The Gunga Din is cocktail number 43 on the Swank Cocktail Guide.
Gunga Din history
“You’re a better man than I am, Gunga Din.”
Gunga Din, the Poem
Gunga Din is a poem written in 1890 by Rudyard Kipling and published in Barrack-Room Ballads and Other Verses in 1892. In the poem, a British soldier is wounded in battle and Gunga Din, a water carrier, saves the soldier’s life, only to be shot and killed himself. The soldier regrets his harsh treatment of Din and in the famous final line states, “You’re a better man than I am, Gunga Din.”
Gunga Din, the Film
In 1939, Gunga Din the movie, loosely based on the Rudyard Kipling poem, was produced by RKO Radio Pictures and starred Cary Grant, Victor McLaglen, and Douglas Fairbanks Jr.
Gunga Din, the cocktail
It is unknown whether the Gunga Din cocktail was inspired by the poem, the movie, or both. Obviously, as the Gunga Din cocktail recipe was number 43 on the Swank Cocktail Guide, the cocktail was invented in or prior to the 1950s.
Gunga Din, Downtown Abbey
Throughout the decades since the poem and movie, the famous last line has been used, or adapted, in songs, movies, and television shows. In recent times, it made at least three appearances in Downtown Abbey:
- Season 1, Episode 5, Mr. Bates: “Then he’s a braver man than I am, Gunga Din.”
- Season 3 Episode 7, Isobel Crawley: “Are you thinking of getting married, Dr. Clarkson? Because if you are, you’re a better man than I am, Gunga Din.”
- Season 6, Episode 4, Robert Crawley, Earl of Grantham to Tom Branson: “You’re a braver man than I am, Gunga Din.”
Gunga Din cocktail recipe
3/4 Dry Gin, 1/4 Dry Vermouth, 1 slice Pineapple, juice of 1/4 Orange. Shake well with ice & strain.
- Hendrick’s Gin
- Dolin Vermouth
- Fresh pineapple
- Fresh-squeezed orange juice
Gunga Din cocktail review
Our ratings (1-5 🍸)
The Gunga Din was good, but not as great as we had hoped based on the contents. Newer versions of the recipe include cardamom pods, which might add that little bit of pop it was lacking. Still a favorite, but more of a one and done, than a “I’ll have another.”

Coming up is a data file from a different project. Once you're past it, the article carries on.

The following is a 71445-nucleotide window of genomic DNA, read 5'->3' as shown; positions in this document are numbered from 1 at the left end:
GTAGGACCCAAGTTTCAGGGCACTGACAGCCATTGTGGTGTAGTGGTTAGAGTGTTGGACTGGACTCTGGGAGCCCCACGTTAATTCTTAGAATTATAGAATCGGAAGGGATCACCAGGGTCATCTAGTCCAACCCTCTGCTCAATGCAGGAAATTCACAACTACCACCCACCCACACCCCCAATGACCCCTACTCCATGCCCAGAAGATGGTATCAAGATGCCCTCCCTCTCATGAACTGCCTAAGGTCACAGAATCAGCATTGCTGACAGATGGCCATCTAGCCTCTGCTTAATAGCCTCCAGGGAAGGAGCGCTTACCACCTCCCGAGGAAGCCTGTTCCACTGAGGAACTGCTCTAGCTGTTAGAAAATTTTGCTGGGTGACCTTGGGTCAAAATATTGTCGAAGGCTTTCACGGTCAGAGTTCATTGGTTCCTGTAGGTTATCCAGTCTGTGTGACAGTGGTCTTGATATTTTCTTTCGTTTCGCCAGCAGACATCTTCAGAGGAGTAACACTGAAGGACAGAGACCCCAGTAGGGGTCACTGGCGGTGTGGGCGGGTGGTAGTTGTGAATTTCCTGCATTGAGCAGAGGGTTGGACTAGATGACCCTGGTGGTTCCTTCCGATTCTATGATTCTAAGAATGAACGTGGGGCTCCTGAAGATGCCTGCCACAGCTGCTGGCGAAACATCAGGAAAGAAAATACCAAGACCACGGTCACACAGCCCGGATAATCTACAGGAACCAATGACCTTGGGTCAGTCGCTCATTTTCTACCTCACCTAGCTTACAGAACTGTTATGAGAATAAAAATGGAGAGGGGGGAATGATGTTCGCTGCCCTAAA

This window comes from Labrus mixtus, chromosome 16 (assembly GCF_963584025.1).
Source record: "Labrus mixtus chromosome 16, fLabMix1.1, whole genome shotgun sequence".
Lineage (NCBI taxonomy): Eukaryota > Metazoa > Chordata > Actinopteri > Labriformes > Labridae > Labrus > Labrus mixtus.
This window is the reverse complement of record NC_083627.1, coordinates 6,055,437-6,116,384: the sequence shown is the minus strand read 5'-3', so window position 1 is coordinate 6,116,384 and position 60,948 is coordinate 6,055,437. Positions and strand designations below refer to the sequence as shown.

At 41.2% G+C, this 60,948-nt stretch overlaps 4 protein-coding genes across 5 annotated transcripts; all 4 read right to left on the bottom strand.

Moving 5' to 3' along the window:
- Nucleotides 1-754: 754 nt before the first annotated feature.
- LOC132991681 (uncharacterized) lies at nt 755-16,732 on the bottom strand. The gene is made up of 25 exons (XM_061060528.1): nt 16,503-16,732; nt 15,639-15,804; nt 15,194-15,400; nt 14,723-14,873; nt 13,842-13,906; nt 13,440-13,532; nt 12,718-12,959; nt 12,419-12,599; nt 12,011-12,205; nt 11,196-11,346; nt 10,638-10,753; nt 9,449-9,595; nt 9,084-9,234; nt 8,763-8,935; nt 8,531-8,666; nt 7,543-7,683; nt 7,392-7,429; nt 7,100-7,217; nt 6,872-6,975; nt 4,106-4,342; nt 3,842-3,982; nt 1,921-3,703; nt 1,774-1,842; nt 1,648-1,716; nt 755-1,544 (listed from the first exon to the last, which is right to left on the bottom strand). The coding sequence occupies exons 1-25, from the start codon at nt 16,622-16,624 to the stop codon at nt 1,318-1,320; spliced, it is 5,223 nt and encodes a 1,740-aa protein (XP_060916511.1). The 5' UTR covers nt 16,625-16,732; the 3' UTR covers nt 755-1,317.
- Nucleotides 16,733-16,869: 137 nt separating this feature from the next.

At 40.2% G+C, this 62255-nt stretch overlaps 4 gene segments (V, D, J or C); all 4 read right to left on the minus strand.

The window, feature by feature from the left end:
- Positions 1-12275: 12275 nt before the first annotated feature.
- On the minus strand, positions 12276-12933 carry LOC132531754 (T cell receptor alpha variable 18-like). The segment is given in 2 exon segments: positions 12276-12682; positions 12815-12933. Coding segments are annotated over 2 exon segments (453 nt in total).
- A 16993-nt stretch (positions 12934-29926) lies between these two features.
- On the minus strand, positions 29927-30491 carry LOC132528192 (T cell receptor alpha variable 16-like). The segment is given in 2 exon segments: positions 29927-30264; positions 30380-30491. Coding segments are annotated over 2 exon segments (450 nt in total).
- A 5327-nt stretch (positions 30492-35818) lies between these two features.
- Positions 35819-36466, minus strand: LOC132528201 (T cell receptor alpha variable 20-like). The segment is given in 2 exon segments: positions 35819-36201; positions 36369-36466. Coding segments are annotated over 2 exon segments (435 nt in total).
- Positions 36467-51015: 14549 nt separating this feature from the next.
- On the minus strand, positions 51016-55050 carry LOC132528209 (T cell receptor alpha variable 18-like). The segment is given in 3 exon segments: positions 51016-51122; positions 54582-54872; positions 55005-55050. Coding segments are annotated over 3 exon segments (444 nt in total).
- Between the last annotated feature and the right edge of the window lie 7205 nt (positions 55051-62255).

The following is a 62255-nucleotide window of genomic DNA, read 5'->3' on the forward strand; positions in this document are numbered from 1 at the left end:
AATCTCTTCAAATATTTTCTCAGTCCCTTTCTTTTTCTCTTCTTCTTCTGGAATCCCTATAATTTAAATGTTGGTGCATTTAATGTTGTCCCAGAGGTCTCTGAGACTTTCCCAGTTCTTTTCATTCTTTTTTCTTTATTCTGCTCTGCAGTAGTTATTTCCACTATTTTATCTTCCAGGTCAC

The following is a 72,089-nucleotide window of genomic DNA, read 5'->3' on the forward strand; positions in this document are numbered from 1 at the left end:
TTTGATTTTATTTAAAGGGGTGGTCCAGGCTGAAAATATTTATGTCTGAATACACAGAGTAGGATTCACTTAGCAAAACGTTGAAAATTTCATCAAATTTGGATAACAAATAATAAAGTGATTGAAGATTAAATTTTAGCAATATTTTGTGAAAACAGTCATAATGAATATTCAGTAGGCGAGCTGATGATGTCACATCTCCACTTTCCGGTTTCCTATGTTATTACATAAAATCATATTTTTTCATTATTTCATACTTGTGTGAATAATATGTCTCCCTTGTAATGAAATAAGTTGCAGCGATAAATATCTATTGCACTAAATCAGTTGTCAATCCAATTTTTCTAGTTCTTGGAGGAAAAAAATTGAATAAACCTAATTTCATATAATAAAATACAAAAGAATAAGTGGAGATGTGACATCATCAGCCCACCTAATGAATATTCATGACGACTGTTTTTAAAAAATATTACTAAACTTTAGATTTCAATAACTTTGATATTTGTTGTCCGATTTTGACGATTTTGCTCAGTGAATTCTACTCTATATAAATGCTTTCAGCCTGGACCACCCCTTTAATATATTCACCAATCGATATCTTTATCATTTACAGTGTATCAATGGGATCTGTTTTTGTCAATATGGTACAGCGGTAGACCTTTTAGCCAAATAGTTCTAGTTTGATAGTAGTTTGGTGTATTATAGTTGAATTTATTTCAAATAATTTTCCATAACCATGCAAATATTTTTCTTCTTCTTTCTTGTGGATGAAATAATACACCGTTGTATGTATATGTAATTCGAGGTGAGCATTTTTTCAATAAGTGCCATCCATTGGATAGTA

Next up… Cocktail # 44, Hurricane
by Rudyard Kipling (1865-1936)
You may talk o’ gin an’ beer
When you’re quartered safe out ‘ere,
An’ you’re sent to penny-fights an’ Aldershot it;
But if it comes to slaughter
You will do your work on water,
An’ you’ll lick the bloomin’ boots of ‘im that’s got it.
Now in Injia’s sunny clime,
Where I used to spend my time
A-servin’ of ‘Er Majesty the Queen,
Of all them black-faced crew
The finest man I knew
Was our regimental bhisti, Gunga Din.
It was “Din! Din! Din!
You limping lump o’ brick-dust, Gunga Din!
Hi! slippy hitherao!
Water, get it! Panee lao!
You squidgy-nosed old idol, Gunga Din!”
The uniform ‘e wore
Was nothin’ much before,
An’ rather less than ‘arf o’ that be’ind,
For a twisty piece o’ rag
An’ a goatskin water-bag
Was all the field-equipment ‘e could find.
When the sweatin’ troop-train lay
In a sidin’ through the day,
Where the ‘eat would make your bloomin’ eyebrows crawl,
We shouted “Harry By!”
Till our throats were bricky-dry,
Then we wopped ‘im ’cause ‘e couldn’t serve us all.
It was “Din! Din! Din!
You ‘eathen, where the mischief ‘ave you been?
You put some juldee in it,
Or I’ll marrow you this minute,
If you don’t fill up my helmet, Gunga Din!”
‘E would dot an’ carry one
Till the longest day was done,
An’ ‘e didn’t seem to know the use o’ fear.
If we charged or broke or cut,
You could bet your bloomin’ nut,
‘E’d be waitin’ fifty paces right flank rear.
With ‘is mussick on ‘is back,
‘E would skip with our attack,
An’ watch us till the bugles made “Retire.”
An’ for all ‘is dirty ‘ide,
‘E was white, clear white, inside
When ‘e went to tend the wounded under fire!
It was “Din! Din! Din!”
With the bullets kickin’ dust-spots on the green.
When the cartridges ran out,
You could ‘ear the front-files shout:
Hi! ammunition-mules an’ Gunga Din!”
I sha’n’t forgit the night
When I dropped be’ind the fight
With a bullet where my belt-plate should ‘a’ been.
I was chokin’ mad with thirst,
An’ the man that spied me first
Was our good old grinnin’, gruntin’ Gunga Din.
‘E lifted up my ‘ead,
An’ ‘e plugged me where I bled,
An’ ‘e guv me ‘arf-a-pint o’ water—green;
It was crawlin’ an’ it stunk,
But of all the drinks I’ve drunk,
I’m gratefullest to one from Gunga Din.
It was “Din! Din! Din!
‘Ere’s a beggar with a bullet through ‘is spleen;
E’s chawin’ up the ground an’ ‘e’s kickin’ all around:
For Gawd’s sake, git the water, Gunga Din!”
‘E carried me away
To where a dooli lay,
An’ a bullet come an’ drilled the beggar clean.
‘E put me safe inside,
An’ just before ‘e died:
“I ‘ope you liked your drink,” sez Gunga Din.
So I’ll meet ‘im later on
In the place where ‘e is gone—
Where it’s always double drill and no canteen;
‘E’ll be squattin’ on the coals
Givin’ drink to pore damned souls,
An’ I’ll get a swig in Hell from Gunga Din!
Din! Din! Din!
You Lazarushian-leather Gunga Din!
Tho’ I’ve belted you an’ flayed you,
By the livin’ Gawd that made you,
You’re a better man than I am, Gunga Din!